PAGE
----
George Floyd: Ben & Jerry’s Joins Facebook Ads Boycott

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Ben and Jerry’s has joined a growing list of companies that advertise on Facebook platforms throughout July.

It is part of the Stop Hate For Profit campaign, which calls on Facebook to take stricter measures against hateful and racist content.

Ben and Jerry’s tweeted that “it will stop all paid advertising on Facebook and Instagram in the United States.”

Earlier this week, outdoor brands The North Face, Patagonia, and REI joined the campaign.

Ben and Jerry’s said they agree with the campaign and “all who call on Facebook to take stronger action to prevent their platforms from being used to divide our nation, suppress voters, encourage and fan the flames of racism and violence, and undermine our democracy. “

After George Floyd’s death in police custody, Ben and Jerry CEO Matthew McCarthy said “businesses must be held accountable” in establishing plans to increase diversity.

Earlier this week, independent job listing platform Upwork and open source software developer Mozilla also joined the campaign.

Facebook has said it was committed to “advancing equity and racial justice.”

“We are taking steps to review our policies, ensure diversity and transparency in making decisions about how we apply our policies, and advance racial justice and voter participation on our platform,” he said Sunday.

The statement also outlined the company’s Community Standards, which include recognizing the importance of the platform as a “place where people feel empowered to communicate, and we take our role seriously to prevent abuse of our service.” .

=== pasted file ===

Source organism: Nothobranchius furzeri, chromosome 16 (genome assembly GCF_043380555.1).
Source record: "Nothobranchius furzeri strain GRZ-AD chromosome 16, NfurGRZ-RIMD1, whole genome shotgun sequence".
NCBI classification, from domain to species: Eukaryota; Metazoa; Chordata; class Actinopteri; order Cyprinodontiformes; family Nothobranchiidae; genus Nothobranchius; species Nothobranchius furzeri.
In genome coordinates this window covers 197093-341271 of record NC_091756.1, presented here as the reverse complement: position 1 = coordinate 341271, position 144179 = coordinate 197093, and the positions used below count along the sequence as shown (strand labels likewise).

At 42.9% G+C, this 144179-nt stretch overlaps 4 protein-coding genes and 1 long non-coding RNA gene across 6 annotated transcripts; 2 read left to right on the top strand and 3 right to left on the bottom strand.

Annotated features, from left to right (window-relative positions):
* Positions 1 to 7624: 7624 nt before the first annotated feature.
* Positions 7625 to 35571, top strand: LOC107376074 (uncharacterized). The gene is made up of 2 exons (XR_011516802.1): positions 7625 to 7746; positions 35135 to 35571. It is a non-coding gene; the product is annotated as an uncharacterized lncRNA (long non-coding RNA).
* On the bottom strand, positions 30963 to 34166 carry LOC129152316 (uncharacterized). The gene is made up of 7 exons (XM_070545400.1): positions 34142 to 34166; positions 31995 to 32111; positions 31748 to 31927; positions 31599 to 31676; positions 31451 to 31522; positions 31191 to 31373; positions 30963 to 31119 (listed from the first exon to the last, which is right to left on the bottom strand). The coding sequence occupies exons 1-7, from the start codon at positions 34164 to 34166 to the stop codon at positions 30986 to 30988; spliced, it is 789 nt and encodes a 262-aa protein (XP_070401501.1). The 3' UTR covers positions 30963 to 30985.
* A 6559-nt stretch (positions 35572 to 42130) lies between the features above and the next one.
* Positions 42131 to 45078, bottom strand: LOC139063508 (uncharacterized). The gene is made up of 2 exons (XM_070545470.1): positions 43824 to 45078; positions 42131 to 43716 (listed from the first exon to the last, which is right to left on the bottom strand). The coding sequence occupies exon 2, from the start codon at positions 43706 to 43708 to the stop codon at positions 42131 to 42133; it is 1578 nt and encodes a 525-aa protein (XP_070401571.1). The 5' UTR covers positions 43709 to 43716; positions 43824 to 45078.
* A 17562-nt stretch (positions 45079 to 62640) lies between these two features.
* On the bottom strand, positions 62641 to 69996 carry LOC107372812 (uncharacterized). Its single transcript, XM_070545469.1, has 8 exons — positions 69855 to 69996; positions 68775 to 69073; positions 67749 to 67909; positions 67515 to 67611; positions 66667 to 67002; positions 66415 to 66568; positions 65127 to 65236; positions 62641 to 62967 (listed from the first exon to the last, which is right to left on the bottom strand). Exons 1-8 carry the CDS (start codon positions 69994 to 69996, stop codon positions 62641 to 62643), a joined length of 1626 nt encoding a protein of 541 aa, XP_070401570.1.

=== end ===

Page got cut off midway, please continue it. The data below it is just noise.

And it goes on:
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Stop hate for profit

The Stop Hate for Profit campaign was launched last week by advocacy groups, including the Anti-Defamation League, the National Association for the Advancement of People of Color and the Color of Change.

The movement has said it is “a response to Facebook’s long history of allowing racist, violent and verifiably false content to run rampant on its platform.”

Stop Hate for Profit has called on advertisers to pressure the company to take stricter measures against racist and hateful content on its platforms by stopping all advertising spending throughout the month of July.

Last year, the social network attracted advertising revenue of almost $ 70 billion (£ 56 billion).

Facebook and its CEO Mark Zuckerberg have often come under fire for handling controversial issues.

This month, company staff spoke out against the tech giant’s decision not to remove or bookmark a post by United States President Donald Trump.

The same message was shared on Twitter, where it was hidden behind a warning label claiming that it “glorified violence.”

Unilever, the parent company of Ben and Jerry’s, did not immediately respond to a request for comment from the BBC.